The manifesto, moreover, mentions the word “struggle” only in relation to opposing Nazis. It mentions “class” once, conjoining “middle and working class”. It mentions socialism once, in these terms: “socialism cannot come overnight”. It refers to “the health of the nation”, to “an efficient and prosperous nation”, the “use of the economic assets of the nation for the public good”…Managerialism or class struggle, we ask?
The 1950 manifesto opens with this stirring declaration of proletarian autonomy: “The choice for the electors is between the Labour Party – the party of positive action, of constructive progress, the true party of the nation – and the Conservative Party – the party of outdated ideas, of unemployment, of privilege.”
Was this a temporary aberration of War? Labour’s 1929 manifesto is full of language that makes Common Weal look like Dave Spart. It speaks of class struggle in these terms: “wage-earners, shop keepers and lower middle classes”, which sounds more like the spiritual Volk than the Communist Manifesto. It concludes “on this Programme Labour asks for the support of men and women of good will of all classes…we pledge ourselves to give unsparingly the best we can of our energy, experience and knowledge, to the great of making Britain a happier and more contented land”.
What of the ultra-left aberrations in Labour history? Michael Foot’s infamous suicide note, interestingly, mentions “class” once, in relation to “class sizes”. The note contains a single reference to “struggle”: the Ghandi-ist struggle for global peace. In more radical terms, it calls for “harness[ing] the goodwill and co-operation of working people and to work together to create a better life for all”. At its most controversial, recalling Clause IV, it says, “a fundamental and irreversible shift in the balance of power and wealth in favour of working people and their families.” None of this, we may add, would look out of place in the Common Weal.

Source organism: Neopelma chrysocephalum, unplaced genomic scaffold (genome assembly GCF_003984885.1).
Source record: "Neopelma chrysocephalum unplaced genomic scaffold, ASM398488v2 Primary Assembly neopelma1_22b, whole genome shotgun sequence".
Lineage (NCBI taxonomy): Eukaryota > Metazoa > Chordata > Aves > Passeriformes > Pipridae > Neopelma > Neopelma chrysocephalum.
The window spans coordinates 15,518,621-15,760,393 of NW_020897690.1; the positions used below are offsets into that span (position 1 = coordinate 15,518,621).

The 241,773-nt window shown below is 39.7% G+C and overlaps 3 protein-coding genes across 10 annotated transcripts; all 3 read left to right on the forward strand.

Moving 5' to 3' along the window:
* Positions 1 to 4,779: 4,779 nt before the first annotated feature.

Gibbs and Gallagher’s beloved Labour Left, in all their publications, make similar references to planning, the national interest, alliances with small business, the common good, and the citizen. The discourse of class struggle only ever appears when they have to distinguish their views from the SNP. It’s a hypocritical convenience at best. But these difficulties can be swept away with reference to “defeats”, which, naturally, had no impact on the Common Weal.
A theme, throughout their website, is that nationalist spirit always burns out like rocket fuel. Only the bread and butter business of class antagonism can ground meaningful social change. That’s a nice sentiment, but as a historical generalisation, it’s false, at best one-sided. As we’ve shown, Labour’s best moments are a million times messier than this ideal type allows. They’ve always mingled citizenship discourse with class struggle, with the former towering over the latter. But even in countries of higher radicalism, outside Britain, national and proletarian themes have always coalesced in the most successful campaigns. The Communist Parties, for instance, only grew into mass bodies when they were able to articulate the needs of national struggle and citizenship, in response to fascism or imperialism. That’s not a value judgement: we’re not saying national content makes parties or policies better, and we may find these truths unpalatable. But let’s face reality.